Sue Robb of 4Children talks to Julie Laughton and Alison Britton from the Department for Education about the role of childminders in delivering the 30 hours free entitlement.
Cities need long-term capital funding for transport says think tank report
The report says the fragmented provision and short term funding of public transport mean that too often urban transport networks are poorly connected, with big implications for economic growth. It provides a range of practical lessons for UK cities and Whitehall, drawn from transport systems in the UK and abroad. In particular, it highlights the role that Transport for London has played in supporting growth in the Capital, by offering an expansive, regulated and user-friendly network that residents can use flexibly through the use of an ‘Oyster card’.
The impact of this network has been dramatic – bus passenger journeys alone have increased by 80 per cent between 2000 and 2012 in the capital, despite bus usage across the rest of the country declining.
London’s integrated transport system has increased the ability of people to find work and businesses to reach customers across London, unlocking economic growth and reducing carbon emissions. All while ticket prices have increased at a lower rate than in other cities.
In order to bring these types of benefits to city-regions across the UK, the report recommends that the Government gives city-regions like Greater Manchester and the Leeds City Region ‘London-style’ powers over their transport network, so as to allow for the better integration and coordination of services, including Oyster card-style ticketing; supports all cities to use their existing revenue raising powers - such as fees, parking regulations and procurement rules - to ensure that local transport services meet local needs, and; provides minimum 5-year transport funding settlements for all cities to provide certainty for effective planning and capital investment in their transport services.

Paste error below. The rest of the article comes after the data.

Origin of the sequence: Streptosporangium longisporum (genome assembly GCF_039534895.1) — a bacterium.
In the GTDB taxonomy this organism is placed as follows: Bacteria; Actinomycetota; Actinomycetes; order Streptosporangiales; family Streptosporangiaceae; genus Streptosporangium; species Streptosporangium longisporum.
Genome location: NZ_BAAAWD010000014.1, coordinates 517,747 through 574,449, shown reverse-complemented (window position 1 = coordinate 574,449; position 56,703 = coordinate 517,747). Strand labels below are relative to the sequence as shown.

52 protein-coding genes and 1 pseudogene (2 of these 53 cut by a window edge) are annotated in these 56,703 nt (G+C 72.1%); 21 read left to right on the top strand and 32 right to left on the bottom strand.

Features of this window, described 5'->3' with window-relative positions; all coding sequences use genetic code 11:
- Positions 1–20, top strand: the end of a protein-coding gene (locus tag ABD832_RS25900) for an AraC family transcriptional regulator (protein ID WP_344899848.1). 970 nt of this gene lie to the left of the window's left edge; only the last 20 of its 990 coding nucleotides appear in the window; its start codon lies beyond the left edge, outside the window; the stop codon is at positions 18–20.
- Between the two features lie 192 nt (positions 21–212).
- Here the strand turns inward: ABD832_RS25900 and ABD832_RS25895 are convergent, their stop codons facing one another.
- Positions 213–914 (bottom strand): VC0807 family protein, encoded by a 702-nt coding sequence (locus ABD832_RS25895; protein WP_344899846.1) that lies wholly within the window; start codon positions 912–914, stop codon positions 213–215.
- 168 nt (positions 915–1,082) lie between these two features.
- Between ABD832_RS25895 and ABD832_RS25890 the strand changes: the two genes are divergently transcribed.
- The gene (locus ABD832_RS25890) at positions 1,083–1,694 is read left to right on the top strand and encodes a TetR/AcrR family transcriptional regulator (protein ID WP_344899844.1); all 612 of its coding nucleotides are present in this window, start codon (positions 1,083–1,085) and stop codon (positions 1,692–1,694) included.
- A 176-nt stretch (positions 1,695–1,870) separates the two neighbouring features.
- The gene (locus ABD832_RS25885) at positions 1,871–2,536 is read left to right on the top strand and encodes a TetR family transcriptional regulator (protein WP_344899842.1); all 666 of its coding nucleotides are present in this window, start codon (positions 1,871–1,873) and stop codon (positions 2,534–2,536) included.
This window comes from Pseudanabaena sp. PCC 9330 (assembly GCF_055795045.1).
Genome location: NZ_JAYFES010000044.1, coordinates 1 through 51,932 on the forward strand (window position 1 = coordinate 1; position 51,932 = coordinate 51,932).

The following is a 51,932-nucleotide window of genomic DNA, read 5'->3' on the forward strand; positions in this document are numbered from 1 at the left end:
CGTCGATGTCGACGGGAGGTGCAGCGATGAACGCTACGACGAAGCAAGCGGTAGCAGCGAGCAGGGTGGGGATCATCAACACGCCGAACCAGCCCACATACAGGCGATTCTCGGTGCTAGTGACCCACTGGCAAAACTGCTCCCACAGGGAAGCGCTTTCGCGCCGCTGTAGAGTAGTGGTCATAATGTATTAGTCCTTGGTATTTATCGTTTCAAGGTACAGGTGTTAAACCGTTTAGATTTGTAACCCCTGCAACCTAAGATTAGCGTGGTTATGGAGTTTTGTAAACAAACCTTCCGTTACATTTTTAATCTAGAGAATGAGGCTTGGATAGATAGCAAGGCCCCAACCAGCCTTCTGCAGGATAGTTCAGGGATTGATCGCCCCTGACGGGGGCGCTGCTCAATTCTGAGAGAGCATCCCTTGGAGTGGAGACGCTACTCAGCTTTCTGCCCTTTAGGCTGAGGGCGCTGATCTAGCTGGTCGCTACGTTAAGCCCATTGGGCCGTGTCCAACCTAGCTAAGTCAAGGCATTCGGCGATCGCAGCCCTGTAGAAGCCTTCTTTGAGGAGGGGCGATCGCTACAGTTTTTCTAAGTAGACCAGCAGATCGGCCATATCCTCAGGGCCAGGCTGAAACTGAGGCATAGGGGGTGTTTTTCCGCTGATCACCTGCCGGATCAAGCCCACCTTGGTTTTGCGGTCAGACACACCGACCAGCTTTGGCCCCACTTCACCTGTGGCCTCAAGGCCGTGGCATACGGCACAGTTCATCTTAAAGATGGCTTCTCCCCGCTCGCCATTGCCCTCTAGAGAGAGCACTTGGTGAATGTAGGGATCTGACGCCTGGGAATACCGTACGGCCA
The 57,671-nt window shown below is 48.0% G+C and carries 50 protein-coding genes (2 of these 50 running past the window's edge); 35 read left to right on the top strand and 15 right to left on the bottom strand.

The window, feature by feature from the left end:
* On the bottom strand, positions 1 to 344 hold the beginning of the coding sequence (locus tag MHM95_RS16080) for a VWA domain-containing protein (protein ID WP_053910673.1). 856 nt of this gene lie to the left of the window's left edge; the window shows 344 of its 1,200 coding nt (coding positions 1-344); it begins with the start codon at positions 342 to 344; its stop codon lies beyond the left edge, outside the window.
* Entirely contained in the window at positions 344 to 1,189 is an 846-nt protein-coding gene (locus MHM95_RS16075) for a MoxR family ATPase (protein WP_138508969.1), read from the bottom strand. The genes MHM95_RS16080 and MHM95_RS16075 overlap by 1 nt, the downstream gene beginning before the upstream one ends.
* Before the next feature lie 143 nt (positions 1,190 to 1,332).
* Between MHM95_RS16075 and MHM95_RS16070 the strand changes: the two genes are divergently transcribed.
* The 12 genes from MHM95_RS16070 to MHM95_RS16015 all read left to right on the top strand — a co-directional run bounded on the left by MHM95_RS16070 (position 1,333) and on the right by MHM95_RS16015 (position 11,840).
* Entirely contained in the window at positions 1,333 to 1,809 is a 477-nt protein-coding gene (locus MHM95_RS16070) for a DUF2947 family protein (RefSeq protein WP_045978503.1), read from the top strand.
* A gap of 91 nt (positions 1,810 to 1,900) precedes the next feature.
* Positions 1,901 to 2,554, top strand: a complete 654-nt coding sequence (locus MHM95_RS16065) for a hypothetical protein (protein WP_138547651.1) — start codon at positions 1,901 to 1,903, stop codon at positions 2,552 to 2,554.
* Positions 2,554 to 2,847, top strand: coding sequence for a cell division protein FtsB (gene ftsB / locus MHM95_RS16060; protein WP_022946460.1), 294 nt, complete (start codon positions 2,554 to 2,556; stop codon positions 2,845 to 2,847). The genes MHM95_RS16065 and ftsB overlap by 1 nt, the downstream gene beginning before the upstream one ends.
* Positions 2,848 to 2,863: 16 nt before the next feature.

The report also recommends increasing the suite of revenue raising powers available to the Mayor and Transport for London to ensure that the Capital’s transport network can continue to cope with increased demand in the years ahead.
Alexandra Jones, chief executive of Centre for Cities said: “Getting to work or school can be a daily slog, especially when the bus, train and road networks are congested or poorly linked together. Too much transport is designed without thinking about how people live their lives. Cities outside London don’t have enough control over local transport to bring together all the local services, and this affects the economy because of the difficulties it creates in people getting to work or businesses trading. To help our cities grow, Government should give city regions more power to integrate and coordinate buses, trains and traffic, and they should give longer-term funding commitments so city regions can invest and plan for a better transport system – road, rail and buses – over the long-term.”